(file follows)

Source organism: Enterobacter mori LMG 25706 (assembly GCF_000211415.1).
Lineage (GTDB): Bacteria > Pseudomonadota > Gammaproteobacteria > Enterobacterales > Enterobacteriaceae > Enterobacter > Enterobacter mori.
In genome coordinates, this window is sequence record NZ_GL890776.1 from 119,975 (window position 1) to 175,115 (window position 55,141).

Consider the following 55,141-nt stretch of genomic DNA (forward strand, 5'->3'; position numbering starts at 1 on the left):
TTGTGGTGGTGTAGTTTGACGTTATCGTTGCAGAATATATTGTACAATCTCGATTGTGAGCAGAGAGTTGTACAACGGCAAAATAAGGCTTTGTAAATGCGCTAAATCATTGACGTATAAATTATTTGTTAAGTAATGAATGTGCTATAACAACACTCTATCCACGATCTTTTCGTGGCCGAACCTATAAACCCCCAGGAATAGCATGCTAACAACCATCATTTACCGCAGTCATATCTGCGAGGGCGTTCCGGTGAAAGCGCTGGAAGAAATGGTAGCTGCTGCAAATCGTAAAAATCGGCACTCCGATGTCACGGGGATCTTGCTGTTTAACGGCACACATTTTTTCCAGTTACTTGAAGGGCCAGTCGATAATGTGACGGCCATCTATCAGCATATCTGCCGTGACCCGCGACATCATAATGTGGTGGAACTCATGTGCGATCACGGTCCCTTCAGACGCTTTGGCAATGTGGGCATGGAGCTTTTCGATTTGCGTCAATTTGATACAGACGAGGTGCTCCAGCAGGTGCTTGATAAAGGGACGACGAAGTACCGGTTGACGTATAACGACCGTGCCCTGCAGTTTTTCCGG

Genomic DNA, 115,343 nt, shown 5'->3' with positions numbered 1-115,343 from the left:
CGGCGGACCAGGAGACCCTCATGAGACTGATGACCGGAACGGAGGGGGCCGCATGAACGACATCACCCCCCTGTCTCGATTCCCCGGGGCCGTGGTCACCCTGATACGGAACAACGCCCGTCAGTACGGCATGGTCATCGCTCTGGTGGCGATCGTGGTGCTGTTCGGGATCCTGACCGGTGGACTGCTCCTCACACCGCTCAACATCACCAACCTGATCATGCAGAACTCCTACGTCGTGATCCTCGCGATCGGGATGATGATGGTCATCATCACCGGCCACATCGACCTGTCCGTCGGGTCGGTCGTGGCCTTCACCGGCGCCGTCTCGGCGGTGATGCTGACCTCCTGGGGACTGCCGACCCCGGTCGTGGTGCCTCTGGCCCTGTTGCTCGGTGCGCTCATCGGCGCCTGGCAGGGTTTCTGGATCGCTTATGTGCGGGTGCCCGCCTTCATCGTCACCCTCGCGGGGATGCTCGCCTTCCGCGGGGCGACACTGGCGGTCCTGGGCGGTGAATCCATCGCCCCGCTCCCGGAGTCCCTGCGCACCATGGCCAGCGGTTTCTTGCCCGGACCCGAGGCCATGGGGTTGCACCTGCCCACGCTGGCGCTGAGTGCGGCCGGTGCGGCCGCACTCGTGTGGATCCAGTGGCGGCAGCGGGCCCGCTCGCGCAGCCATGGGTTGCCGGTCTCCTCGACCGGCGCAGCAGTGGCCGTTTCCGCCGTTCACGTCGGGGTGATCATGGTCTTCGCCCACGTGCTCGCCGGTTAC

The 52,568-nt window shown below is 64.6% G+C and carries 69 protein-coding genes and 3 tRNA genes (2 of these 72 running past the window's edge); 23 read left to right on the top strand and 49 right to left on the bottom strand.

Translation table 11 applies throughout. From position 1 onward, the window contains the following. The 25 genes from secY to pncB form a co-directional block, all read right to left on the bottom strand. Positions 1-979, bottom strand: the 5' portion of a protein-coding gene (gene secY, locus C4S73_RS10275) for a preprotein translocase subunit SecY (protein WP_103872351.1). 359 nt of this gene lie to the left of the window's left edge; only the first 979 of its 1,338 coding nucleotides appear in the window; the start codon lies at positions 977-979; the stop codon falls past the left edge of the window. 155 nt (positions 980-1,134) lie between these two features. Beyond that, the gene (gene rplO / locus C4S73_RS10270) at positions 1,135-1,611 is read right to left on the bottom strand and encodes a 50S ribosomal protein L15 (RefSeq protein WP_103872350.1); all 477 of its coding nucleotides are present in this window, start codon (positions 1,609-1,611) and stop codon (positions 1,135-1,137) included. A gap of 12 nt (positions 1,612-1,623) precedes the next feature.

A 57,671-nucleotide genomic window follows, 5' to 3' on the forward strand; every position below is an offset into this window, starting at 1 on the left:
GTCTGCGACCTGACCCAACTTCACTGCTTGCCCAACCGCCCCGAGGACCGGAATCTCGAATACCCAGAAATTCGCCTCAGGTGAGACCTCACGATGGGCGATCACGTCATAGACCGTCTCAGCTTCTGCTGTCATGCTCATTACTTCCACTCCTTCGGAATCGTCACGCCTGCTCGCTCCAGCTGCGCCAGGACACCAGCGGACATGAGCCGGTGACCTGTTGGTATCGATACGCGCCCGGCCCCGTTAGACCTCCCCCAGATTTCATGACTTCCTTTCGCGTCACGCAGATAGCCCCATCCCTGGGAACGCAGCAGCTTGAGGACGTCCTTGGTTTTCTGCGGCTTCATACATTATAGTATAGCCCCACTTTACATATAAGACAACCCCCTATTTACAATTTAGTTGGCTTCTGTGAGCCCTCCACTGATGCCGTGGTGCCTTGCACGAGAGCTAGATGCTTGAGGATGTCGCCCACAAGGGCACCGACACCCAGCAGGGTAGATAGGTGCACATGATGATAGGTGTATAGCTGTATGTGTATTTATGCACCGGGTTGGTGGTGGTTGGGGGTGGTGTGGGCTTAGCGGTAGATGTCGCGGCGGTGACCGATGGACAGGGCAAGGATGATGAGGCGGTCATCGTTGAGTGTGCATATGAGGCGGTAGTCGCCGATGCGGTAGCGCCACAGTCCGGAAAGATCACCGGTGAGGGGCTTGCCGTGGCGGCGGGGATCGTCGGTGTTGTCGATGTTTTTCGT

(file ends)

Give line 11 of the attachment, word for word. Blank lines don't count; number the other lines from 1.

GTCTGCGACCTGACCCAACTTCACTGCTTGCCCAACCGCCCCGAGGACCGGAATCTCGAATACCCAGAAATTCGCCTCAGGTGAGACCTCACGATGGGCGATCACGTCATAGACCGTCTCAGCTTCTGCTGTCATGCTCATTACTTCCACTCCTTCGGAATCGTCACGCCTGCTCGCTCCAGCTGCGCCAGGACACCAGCGGACATGAGCCGGTGACCTGTTGGTATCGATACGCGCCCGGCCCCGTTAGACCTCCCCCAGATTTCATGACTTCCTTTCGCGTCACGCAGATAGCCCCATCCCTGGGAACGCAGCAGCTTGAGGACGTCCTTGGTTTTCTGCGGCTTCATACATTATAGTATAGCCCCACTTTACATATAAGACAACCCCCTATTTACAATTTAGTTGGCTTCTGTGAGCCCTCCACTGATGCCGTGGTGCCTTGCACGAGAGCTAGATGCTTGAGGATGTCGCCCACAAGGGCACCGACACCCAGCAGGGTAGATAGGTGCACATGATGATAGGTGTATAGCTGTATGTGTATTTATGCACCGGGTTGGTGGTGGTTGGGGGTGGTGTGGGCTTAGCGGTAGATGTCGCGGCGGTGACCGATGGACAGGGCAAGGATGATGAGGCGGTCATCGTTGAGTGTGCATATGAGGCGGTAGTCGCCGATGCGGTAGCGCCACAGTCCGGAAAGATCACCGGTGAGGGGCTTGCCGTGGCGGCGGGGATCGTCGGTGTTGTCGATGTTTTTCGT